Privatization of Public Education: A Joint Venture of Charity and Power

The Choice that isn’t a Choice

In the end, the idea behind CEO/CSF – and the private school voucher campaign – counts on success at selling two false promises. The first is choice. Supporters of private school vouchers and “scholarships” say they want to give poor parents the same choice that rich parents have. Yet most of the voucher or scholarship amounts don’t provide sufficient funds to enable the poorest parents to “choose” the elite private schools favored by wealthy parents. And most voucher legislation reveals the sponsors’ desire to protect all private schools from the standards that can provide parents with the necessary information to evaluate a private school. In practice, the only meaningful choice in these voucher or private grant programs belongs not to the parents but to the schools that choose; first, whether to accept voucher students at all and, then, whether to accept – and retain – each individual student who applies. There are growing numbers of private and religious schools that have indicated that they would opt not to accept public vouchers if they have to agree to basic nondiscrimination standards in admissions, or subject themselves to requirements for testing, reporting, and other accountability for their use of public funds. Some religious schools have objected to the idea of allowing students to “opt out” of religious services. And investor-owned schools, in order to return a maximum profit, will always seek to maintain the right to select students based on any criteria they choose and to design programs that accomplish this goal. The choice for parents and students remains limited and unsatisfactory.

The second false promise is that “competition” will create marketplace dynamics that will cause the public schools to improve. As used by voucher and privatization advocates, the concept is tortured. True competition requires a level playing field, but a change to publicly funded vouchers would not create one. Private schools will have access to capital; public schools will lose capital. Private schools will have the ability to pack up and leave when it becomes tough to educate students on the funds available, just as HMO’s do today when a particular market becomes unprofitable. Public education must always be available – profitable or not. Private schools will ultimately find multiple ways to limit their customer base (already evident in Milwaukee as schools have avoided the randomization provision), and public schools will take all comers. Private schools will have the freedom to design a profitable product, choosing programs, capital equipment, and courses based upon their marketing value. Public schools have a longterm commitment to all, and therefore, they can’t play the profit maximization game.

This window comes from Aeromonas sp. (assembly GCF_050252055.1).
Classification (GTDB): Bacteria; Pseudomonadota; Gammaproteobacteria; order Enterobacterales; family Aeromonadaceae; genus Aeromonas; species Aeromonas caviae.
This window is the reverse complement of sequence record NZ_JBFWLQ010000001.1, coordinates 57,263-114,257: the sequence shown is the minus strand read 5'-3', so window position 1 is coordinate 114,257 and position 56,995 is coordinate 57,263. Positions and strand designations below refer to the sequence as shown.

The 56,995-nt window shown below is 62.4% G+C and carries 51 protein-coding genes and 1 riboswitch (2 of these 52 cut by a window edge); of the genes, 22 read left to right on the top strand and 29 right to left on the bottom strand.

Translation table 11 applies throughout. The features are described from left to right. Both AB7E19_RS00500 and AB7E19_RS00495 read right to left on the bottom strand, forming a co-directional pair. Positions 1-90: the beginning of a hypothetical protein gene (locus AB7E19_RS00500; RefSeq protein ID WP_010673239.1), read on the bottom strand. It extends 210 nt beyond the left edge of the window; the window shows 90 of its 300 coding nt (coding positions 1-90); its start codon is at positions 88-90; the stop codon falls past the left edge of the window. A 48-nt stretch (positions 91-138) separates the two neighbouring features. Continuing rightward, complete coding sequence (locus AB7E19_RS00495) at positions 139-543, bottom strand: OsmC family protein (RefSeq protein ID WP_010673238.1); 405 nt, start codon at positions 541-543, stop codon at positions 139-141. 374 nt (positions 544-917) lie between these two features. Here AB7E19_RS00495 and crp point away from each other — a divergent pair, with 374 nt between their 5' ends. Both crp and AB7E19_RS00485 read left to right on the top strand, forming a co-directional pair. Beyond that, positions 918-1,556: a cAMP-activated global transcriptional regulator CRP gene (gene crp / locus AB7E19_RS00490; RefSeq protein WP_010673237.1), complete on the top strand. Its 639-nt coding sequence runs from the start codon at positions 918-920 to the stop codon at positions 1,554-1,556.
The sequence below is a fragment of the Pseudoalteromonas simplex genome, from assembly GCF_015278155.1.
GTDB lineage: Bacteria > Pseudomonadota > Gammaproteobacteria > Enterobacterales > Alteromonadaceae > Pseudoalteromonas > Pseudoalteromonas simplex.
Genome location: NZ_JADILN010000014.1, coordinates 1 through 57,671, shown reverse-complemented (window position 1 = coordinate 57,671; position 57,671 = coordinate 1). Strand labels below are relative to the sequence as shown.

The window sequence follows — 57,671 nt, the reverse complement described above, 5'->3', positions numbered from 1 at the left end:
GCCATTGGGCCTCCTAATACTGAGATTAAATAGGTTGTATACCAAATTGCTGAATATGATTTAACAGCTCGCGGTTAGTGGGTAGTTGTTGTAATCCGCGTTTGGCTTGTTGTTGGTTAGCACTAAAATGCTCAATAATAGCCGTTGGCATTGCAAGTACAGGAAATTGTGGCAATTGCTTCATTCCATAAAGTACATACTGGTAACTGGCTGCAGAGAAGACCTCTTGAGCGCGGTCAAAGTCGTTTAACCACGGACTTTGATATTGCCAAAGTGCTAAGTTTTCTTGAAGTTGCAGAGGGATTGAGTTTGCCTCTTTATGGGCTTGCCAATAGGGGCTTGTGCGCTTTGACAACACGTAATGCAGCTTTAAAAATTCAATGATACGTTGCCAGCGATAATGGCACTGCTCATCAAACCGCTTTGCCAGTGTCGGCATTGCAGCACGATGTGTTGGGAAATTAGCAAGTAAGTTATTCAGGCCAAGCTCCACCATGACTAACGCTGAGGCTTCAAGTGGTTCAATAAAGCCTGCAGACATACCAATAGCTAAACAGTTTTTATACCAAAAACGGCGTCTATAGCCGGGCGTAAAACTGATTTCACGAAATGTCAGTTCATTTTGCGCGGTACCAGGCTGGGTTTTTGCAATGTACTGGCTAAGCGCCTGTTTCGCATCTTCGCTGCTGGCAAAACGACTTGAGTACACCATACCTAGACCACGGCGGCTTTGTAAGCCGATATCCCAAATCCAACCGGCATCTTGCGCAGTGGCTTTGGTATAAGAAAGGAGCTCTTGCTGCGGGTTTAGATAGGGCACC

Taking a handful of students out of an urban school district does not reduce such fixed costs as building maintenance, staff salaries, school supplies and administration. Reducing funds from already impoverished schools already unable to afford basic necessities such as textbooks and safe buildings, and preventing teachers from having access to the very tools they need – including community support – is exactly the opposite of a spur to improvement.

Nor do private schools guarantee a quality education. Perhaps the best illustration is a recent example from Cleveland: voucher advocate David Brennan created two new schools specifically to utilize the newly available voucher money. Contrary to expectations predicted by market theory, an Indiana University study concluded that student performance at these schools is “significantly and dramatically lower than both public school and other scholarship students.”84 And private scholarship programs sometimes fare no better, as witnessed by a Wall Street
Journal
reporter examining CEO America’s flagship program in San Antonio, Texas. Visiting schools that CEO authorized to accept their vouchers, the journalist found the Sword of the Lord Academy to be “a ramshackle cottage with trash cans in the front, old cars in the back and a sticker reading ‘Property of Jesus Christ’ across the door.” According to CEO America, it’s up to the parents to determine quality.85 Voucher programs do not address key questions pertaining to educational quality that affect both public and private schools, such as teacher and principal training.

CSF and CEO America share many things: founders and board members, donors and advisors, regional affiliates and state policy think tank support. Most importantly, they share the same goal: to move money. In order to make that politically feasible, they determinedly claim that vouchers will “fix” our nation’s education problems. This requires them to ignore the realities of public schools and competition, the many successful reform programs in place in the country, the good news of many kinds coming out of public schools around the country, and the benefits to schools and students when financial resources and community support are generous.

CSF’s success in cultivating a diverse support network does nothing to contradict the underlying free-market and right-wing ideology that inspired its creation, or the dedication of those pursuing the parallel political strategy to win public funding for private schools. The bottom line remains the same – diverting money and support from public schools through publicly funded voucher programs provides new barriers to the improvement of those schools.

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